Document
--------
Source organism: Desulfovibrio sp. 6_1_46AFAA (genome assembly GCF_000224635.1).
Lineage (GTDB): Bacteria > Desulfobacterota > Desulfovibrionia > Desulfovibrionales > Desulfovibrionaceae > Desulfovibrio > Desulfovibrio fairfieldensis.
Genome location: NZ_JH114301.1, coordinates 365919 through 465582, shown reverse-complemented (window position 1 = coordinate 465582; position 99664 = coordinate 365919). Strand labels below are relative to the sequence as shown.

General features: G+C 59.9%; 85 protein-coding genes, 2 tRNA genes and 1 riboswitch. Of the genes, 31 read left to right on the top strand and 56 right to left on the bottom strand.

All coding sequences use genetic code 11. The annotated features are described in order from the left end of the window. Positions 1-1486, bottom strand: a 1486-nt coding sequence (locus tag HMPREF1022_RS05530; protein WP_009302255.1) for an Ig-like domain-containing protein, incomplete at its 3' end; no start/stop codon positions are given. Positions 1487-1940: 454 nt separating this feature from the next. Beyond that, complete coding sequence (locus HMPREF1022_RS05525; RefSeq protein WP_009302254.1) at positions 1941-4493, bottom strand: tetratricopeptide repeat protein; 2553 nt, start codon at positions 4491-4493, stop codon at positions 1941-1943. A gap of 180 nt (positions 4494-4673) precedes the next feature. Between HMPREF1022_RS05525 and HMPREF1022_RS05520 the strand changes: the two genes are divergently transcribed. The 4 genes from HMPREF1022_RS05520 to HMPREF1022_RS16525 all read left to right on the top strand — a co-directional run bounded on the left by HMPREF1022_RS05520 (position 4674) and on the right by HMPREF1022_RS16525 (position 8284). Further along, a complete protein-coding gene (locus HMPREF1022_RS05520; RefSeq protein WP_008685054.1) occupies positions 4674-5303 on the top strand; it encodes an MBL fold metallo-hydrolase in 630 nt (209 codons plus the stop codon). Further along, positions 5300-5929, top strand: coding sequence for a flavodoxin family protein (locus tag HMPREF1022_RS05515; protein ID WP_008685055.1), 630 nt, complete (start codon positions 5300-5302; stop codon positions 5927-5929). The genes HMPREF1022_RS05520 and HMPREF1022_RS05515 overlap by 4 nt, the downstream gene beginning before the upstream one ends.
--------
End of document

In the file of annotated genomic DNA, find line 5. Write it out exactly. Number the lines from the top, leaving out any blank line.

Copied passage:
All coding sequences use genetic code 11. The annotated features are described in order from the left end of the window. Positions 1-1486, bottom strand: a 1486-nt coding sequence (locus tag HMPREF1022_RS05530; protein WP_009302255.1) for an Ig-like domain-containing protein, incomplete at its 3' end; no start/stop codon positions are given. Positions 1487-1940: 454 nt separating this feature from the next. Beyond that, complete coding sequence (locus HMPREF1022_RS05525; RefSeq protein WP_009302254.1) at positions 1941-4493, bottom strand: tetratricopeptide repeat protein; 2553 nt, start codon at positions 4491-4493, stop codon at positions 1941-1943. A gap of 180 nt (positions 4494-4673) precedes the next feature. Between HMPREF1022_RS05525 and HMPREF1022_RS05520 the strand changes: the two genes are divergently transcribed. The 4 genes from HMPREF1022_RS05520 to HMPREF1022_RS16525 all read left to right on the top strand — a co-directional run bounded on the left by HMPREF1022_RS05520 (position 4674) and on the right by HMPREF1022_RS16525 (position 8284). Further along, a complete protein-coding gene (locus HMPREF1022_RS05520; RefSeq protein WP_008685054.1) occupies positions 4674-5303 on the top strand; it encodes an MBL fold metallo-hydrolase in 630 nt (209 codons plus the stop codon). Further along, positions 5300-5929, top strand: coding sequence for a flavodoxin family protein (locus tag HMPREF1022_RS05515; protein ID WP_008685055.1), 630 nt, complete (start codon positions 5300-5302; stop codon positions 5927-5929). The genes HMPREF1022_RS05520 and HMPREF1022_RS05515 overlap by 4 nt, the downstream gene beginning before the upstream one ends.